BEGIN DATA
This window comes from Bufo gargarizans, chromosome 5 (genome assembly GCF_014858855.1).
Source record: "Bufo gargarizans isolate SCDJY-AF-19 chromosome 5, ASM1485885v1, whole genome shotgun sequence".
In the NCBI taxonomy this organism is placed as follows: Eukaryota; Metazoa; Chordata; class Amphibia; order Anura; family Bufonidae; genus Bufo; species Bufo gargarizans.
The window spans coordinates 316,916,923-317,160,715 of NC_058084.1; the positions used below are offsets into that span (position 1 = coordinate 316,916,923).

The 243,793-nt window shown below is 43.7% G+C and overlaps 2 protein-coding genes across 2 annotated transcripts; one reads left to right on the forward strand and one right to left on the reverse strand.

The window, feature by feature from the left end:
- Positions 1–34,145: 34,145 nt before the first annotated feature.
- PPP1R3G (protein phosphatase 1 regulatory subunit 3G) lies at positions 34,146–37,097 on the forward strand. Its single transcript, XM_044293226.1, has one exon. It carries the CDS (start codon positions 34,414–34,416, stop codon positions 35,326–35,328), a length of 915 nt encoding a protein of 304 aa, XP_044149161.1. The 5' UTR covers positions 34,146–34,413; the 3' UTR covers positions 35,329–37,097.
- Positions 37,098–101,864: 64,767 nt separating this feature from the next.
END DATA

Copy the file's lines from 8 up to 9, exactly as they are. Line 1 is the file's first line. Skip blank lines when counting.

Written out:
- PPP1R3G (protein phosphatase 1 regulatory subunit 3G) lies at positions 34,146–37,097 on the forward strand. Its single transcript, XM_044293226.1, has one exon. It carries the CDS (start codon positions 34,414–34,416, stop codon positions 35,326–35,328), a length of 915 nt encoding a protein of 304 aa, XP_044149161.1. The 5' UTR covers positions 34,146–34,413; the 3' UTR covers positions 35,329–37,097.
- Positions 37,098–101,864: 64,767 nt separating this feature from the next.